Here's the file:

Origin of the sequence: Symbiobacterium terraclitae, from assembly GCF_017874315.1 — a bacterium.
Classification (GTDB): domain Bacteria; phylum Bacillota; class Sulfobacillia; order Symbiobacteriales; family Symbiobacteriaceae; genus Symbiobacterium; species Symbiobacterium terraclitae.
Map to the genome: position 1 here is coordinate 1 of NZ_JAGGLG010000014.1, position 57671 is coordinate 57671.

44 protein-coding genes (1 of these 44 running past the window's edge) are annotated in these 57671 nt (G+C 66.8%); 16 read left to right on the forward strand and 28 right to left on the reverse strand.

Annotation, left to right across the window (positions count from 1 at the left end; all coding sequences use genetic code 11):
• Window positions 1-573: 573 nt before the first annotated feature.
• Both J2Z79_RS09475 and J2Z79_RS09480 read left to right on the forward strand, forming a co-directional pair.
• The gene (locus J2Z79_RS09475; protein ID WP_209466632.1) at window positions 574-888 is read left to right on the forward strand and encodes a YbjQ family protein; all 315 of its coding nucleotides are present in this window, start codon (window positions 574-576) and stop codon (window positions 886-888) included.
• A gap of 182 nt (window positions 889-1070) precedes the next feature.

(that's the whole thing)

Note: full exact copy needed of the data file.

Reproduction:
Origin of the sequence: Symbiobacterium terraclitae, from assembly GCF_017874315.1 — a bacterium.
Classification (GTDB): domain Bacteria; phylum Bacillota; class Sulfobacillia; order Symbiobacteriales; family Symbiobacteriaceae; genus Symbiobacterium; species Symbiobacterium terraclitae.
Map to the genome: position 1 here is coordinate 1 of NZ_JAGGLG010000014.1, position 57671 is coordinate 57671.

44 protein-coding genes (1 of these 44 running past the window's edge) are annotated in these 57671 nt (G+C 66.8%); 16 read left to right on the forward strand and 28 right to left on the reverse strand.

Annotation, left to right across the window (positions count from 1 at the left end; all coding sequences use genetic code 11):
• Window positions 1-573: 573 nt before the first annotated feature.
• Both J2Z79_RS09475 and J2Z79_RS09480 read left to right on the forward strand, forming a co-directional pair.
• The gene (locus J2Z79_RS09475; protein ID WP_209466632.1) at window positions 574-888 is read left to right on the forward strand and encodes a YbjQ family protein; all 315 of its coding nucleotides are present in this window, start codon (window positions 574-576) and stop codon (window positions 886-888) included.
• A gap of 182 nt (window positions 889-1070) precedes the next feature.